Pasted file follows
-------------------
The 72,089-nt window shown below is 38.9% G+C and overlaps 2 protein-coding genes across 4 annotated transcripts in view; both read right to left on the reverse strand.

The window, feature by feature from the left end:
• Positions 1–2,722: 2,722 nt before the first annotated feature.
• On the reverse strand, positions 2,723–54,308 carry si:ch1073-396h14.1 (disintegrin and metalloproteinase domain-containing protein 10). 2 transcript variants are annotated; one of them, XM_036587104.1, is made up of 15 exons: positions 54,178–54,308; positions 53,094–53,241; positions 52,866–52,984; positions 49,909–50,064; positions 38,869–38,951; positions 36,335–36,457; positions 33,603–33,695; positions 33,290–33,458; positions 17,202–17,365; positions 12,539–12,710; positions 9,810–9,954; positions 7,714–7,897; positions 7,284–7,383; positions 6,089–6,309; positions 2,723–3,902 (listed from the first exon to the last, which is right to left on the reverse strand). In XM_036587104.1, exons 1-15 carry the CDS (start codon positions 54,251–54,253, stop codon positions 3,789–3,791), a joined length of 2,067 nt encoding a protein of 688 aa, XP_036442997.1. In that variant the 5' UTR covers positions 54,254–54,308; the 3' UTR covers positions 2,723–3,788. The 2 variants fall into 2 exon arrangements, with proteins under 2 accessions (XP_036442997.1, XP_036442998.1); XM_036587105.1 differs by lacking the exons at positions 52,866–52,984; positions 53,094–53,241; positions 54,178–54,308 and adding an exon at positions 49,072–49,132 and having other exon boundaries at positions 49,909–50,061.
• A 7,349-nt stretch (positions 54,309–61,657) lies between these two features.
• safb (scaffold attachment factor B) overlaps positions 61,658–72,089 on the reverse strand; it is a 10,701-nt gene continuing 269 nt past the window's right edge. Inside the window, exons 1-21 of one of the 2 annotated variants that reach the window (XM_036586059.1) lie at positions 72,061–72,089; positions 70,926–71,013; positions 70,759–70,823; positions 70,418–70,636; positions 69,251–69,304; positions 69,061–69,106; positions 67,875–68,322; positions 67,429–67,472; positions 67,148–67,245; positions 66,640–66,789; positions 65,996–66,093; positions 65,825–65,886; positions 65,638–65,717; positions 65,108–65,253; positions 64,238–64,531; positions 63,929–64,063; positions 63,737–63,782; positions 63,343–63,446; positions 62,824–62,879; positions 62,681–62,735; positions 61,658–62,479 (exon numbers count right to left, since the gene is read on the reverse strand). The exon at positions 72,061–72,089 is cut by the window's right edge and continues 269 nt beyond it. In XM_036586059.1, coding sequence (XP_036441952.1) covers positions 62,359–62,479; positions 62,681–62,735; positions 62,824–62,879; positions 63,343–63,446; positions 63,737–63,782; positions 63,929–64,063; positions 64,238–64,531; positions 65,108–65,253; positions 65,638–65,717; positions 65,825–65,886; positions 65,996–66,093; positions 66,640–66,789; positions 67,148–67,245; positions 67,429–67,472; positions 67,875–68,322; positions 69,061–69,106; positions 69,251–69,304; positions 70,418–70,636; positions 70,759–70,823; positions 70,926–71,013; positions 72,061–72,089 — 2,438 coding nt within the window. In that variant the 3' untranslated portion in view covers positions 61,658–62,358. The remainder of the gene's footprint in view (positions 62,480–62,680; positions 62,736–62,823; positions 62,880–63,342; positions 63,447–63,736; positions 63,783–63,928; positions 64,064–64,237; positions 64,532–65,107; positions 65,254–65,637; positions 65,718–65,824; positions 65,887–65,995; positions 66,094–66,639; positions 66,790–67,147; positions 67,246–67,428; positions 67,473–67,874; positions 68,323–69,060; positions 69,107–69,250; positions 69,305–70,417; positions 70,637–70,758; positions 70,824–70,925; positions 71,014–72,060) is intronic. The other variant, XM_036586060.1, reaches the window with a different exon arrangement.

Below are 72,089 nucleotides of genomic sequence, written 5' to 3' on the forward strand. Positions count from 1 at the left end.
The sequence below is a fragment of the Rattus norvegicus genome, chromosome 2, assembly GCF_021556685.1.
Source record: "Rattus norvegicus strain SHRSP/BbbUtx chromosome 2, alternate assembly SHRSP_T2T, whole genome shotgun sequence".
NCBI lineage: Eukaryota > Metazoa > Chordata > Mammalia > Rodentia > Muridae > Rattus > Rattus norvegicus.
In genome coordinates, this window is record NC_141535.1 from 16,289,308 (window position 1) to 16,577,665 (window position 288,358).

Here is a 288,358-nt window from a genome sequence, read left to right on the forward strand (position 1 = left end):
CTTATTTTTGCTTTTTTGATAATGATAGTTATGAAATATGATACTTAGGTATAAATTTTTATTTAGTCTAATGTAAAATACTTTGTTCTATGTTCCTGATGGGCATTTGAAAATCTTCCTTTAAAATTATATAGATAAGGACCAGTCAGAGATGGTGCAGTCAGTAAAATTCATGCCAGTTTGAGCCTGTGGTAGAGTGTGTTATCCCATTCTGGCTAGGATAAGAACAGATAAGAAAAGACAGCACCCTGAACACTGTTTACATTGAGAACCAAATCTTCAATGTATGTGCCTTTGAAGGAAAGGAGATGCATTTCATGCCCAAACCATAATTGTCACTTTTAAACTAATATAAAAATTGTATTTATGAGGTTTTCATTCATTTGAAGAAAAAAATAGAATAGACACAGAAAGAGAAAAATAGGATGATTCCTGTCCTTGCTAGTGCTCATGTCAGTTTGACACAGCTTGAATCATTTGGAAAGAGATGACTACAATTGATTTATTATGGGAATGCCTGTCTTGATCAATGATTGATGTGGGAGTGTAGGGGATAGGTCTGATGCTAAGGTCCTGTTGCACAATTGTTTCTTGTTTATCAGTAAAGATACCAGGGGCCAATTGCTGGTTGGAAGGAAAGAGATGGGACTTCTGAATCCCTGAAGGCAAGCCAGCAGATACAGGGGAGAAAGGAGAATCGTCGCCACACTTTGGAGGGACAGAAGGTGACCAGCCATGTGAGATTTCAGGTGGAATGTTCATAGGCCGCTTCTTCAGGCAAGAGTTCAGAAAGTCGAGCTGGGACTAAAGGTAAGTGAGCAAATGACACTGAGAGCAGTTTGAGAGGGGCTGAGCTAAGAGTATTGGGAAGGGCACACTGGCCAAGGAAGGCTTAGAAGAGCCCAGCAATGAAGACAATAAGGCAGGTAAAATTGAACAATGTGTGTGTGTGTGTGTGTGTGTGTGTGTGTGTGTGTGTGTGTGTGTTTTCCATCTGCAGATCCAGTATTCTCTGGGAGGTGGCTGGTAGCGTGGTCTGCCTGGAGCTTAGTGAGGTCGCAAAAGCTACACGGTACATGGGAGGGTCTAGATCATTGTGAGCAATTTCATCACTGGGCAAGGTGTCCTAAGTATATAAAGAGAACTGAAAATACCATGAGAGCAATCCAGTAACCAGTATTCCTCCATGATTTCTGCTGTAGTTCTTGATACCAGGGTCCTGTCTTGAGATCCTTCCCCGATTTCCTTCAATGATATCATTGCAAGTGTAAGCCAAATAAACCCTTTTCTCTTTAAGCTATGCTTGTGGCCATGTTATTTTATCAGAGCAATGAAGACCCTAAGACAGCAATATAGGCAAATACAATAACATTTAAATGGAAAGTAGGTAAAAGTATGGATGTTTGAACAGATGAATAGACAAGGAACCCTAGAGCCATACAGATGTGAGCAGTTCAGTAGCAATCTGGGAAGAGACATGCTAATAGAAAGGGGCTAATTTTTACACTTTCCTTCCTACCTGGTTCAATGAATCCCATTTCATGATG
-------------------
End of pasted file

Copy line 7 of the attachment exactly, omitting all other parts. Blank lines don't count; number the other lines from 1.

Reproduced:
Below are 72,089 nucleotides of genomic sequence, written 5' to 3' on the forward strand. Positions count from 1 at the left end.